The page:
Assigned to the 63rd Bomb Squadron of the 43rd Bomb Group, Fifth Air Force, Miller was initially stationed in Australia, before moving to Port Moresby in New Guinea. On the morning of March 3, 1943, Second Lieutenant Miller was co-pilot to First Lieutenant Woodrow W. Moore aboard one of three Boeing B-17F Flying Fortresses that left Port Moresby to bomb a Japanese convoy in the Bismarck Sea, about 50 miles east of Lae, New Guinea. At around 10:30 A.M., as the bombers were approaching their target, Japanese fighter planes attacked them. Miller's B-17, known as Double Trouble and flying in the No. 2 position, was hit and a fire started in the radio compartment. The pilot ordered the rear of the plane to be abandoned and five men were seen to jump out. All parachutes opened but one man had apparently neglected to fasten either his chest straps or his leg straps and when his parachute opened, he was jerked out and fell into the water below. As the remaining four slowly descended, Japanese fighter planes mercilessly strafed them and all were dead by the time they hit the water.

The remaining four officers - including Miller - and one enlisted crewman remained with the burning plane and completed the low-level bombing run on the Japanese convoy. First Lieutenant Moore then gained altitude and pulled the plane out of formation. "He gave a salute and a big smile," said Captain Willis E. Brady, pilot of one of the other two B-17s, "and headed the plane down for the water."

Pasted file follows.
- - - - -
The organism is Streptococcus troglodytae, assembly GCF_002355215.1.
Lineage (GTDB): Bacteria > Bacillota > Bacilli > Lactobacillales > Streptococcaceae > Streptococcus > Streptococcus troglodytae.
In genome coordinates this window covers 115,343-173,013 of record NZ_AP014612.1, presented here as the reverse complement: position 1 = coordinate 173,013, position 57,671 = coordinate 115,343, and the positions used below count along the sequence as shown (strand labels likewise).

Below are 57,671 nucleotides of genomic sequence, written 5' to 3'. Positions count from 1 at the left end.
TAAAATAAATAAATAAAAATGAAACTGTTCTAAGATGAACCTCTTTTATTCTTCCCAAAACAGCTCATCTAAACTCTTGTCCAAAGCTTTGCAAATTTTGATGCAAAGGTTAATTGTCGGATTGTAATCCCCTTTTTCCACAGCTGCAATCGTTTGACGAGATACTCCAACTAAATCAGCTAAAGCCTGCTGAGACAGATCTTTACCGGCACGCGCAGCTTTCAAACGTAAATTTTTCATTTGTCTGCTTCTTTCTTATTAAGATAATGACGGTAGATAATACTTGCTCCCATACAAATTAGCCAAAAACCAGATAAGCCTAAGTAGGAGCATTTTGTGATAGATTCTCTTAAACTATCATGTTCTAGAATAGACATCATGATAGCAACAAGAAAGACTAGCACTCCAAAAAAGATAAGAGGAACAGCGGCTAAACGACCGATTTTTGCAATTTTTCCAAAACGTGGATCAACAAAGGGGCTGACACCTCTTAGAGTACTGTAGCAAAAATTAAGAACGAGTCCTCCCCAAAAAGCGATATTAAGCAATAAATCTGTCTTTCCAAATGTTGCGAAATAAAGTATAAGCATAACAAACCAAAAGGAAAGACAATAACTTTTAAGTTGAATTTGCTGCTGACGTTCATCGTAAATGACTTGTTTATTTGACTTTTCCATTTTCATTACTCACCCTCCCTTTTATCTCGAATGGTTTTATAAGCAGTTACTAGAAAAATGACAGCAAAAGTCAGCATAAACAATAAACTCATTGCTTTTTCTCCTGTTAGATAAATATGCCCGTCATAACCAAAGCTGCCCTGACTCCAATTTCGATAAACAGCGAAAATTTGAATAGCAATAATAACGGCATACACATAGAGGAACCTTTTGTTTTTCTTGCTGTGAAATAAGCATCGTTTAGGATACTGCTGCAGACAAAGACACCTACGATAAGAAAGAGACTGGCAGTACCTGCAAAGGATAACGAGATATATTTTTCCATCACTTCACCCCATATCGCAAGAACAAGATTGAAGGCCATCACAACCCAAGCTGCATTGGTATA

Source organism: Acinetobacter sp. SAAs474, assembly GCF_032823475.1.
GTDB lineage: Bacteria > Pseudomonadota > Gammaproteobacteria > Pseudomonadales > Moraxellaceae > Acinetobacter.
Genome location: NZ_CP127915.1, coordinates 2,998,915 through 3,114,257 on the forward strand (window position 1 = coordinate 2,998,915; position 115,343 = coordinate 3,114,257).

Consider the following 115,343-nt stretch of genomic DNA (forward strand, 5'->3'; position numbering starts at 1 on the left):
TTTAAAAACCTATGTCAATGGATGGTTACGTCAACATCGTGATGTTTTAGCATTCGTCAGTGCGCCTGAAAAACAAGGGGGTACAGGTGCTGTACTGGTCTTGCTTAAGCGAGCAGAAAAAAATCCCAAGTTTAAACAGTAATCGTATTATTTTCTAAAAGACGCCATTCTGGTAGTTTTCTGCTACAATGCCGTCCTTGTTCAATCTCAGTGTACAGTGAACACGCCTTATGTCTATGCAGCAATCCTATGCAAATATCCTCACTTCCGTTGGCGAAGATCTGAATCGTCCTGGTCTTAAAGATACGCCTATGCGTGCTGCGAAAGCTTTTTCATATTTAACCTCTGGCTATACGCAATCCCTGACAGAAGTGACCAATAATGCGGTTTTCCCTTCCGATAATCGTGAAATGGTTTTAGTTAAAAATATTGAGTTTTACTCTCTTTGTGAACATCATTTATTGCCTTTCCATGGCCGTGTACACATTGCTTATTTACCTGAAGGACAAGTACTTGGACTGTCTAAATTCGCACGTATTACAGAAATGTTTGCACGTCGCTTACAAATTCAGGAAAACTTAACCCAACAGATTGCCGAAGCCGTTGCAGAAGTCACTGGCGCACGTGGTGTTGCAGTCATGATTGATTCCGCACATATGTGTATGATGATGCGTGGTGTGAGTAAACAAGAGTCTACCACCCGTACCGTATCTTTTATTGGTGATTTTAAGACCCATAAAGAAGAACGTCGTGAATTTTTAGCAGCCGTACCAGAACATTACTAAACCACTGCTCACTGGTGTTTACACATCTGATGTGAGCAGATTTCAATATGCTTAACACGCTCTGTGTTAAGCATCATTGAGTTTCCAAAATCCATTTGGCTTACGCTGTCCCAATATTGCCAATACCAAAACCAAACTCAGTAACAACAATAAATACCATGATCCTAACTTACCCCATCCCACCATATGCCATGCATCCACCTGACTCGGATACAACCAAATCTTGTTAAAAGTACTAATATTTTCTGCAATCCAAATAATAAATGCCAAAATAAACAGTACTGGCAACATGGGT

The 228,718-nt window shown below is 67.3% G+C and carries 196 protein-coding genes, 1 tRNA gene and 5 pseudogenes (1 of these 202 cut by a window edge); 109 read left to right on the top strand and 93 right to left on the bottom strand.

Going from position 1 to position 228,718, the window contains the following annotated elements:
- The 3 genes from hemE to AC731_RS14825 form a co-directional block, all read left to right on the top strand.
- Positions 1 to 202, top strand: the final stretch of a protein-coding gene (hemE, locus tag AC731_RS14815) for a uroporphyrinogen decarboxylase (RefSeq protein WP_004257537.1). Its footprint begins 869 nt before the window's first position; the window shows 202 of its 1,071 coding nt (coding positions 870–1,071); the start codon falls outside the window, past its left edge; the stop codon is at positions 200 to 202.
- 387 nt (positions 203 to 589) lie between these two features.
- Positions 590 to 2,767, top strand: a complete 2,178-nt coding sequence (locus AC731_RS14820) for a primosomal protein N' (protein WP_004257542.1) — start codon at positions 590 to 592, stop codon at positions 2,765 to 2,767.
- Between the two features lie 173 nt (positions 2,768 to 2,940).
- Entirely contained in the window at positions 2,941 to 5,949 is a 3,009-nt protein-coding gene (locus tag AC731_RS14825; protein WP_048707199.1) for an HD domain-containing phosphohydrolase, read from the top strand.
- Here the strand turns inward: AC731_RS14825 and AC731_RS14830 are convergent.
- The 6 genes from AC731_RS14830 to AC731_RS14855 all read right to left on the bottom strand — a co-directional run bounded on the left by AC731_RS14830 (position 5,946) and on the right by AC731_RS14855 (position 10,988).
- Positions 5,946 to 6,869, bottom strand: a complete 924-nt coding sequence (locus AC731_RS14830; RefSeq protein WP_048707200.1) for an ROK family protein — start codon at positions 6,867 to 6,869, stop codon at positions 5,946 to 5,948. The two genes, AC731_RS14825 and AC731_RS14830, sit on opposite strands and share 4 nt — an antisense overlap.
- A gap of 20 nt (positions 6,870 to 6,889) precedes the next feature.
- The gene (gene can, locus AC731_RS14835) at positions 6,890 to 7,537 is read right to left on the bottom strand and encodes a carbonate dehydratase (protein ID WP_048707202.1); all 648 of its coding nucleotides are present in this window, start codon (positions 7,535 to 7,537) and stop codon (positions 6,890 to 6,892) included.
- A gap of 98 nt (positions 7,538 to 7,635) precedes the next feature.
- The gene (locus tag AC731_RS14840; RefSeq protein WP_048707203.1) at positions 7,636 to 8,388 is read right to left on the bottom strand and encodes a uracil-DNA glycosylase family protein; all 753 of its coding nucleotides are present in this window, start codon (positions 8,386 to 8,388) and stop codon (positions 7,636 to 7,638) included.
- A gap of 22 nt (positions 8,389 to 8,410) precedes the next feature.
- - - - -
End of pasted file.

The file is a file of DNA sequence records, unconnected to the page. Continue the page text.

The B-17 was about 300 feet above the water and still in the middle of the Japanese convoy with the fire raging in the radio compartment when it broke into two pieces and crashed into the sea.' The bodies of all 10 crewmen were never recovered and are memorialized at the Manila American Cemetery at Fort Bonifacio in the Philippines.

Miller was posthumously awarded the Silver Star and Purple Heart. "My proudest day," recalled his widow, "was the day I went out to Bolling Field Army Air Base, Washington, D.C., to receive for him the Silver Star."

In a heartfelt letter to Washington State College, Florence Miller explained how she felt compelled to help the war effort following the loss of her husband. "I am now serving in the United States Marine Corps," she wrote in June 1944, "trying in my small way to carry on for him and help bring closer the victory and cause for which he so readily gave his life."

In 1944, Lou Miller's commanding officer, Captain Folmer J. Sogaard, visited Florence Miller, in Centralia. A romance blossomed and they married in 1945. Sogaard retired from the Air Force as a lieutenant colonel in 1960, and became a tireless promoter of Centralia and its business community. Florence passed away on November 3, 2004. Folmer Sogaard was 93 when he passed away on July 17, 2008.














1939 Paragould N.E. Arkansas D 121 461 80 126 22 8 8 58 .273
1940 Paragould N.E. Arkansas D 108 380 71 109 12 2 10 34 .287


Lou Miller

Lou Miller (second row, second left) with the Centralia High School baseball team in 1937


A Boeing B-17F of the 43rd Bomb Group

Thanks to Astrid van Erp for help with photos for this biography.

Date Added February 2, 2012 Updated August 2, 2017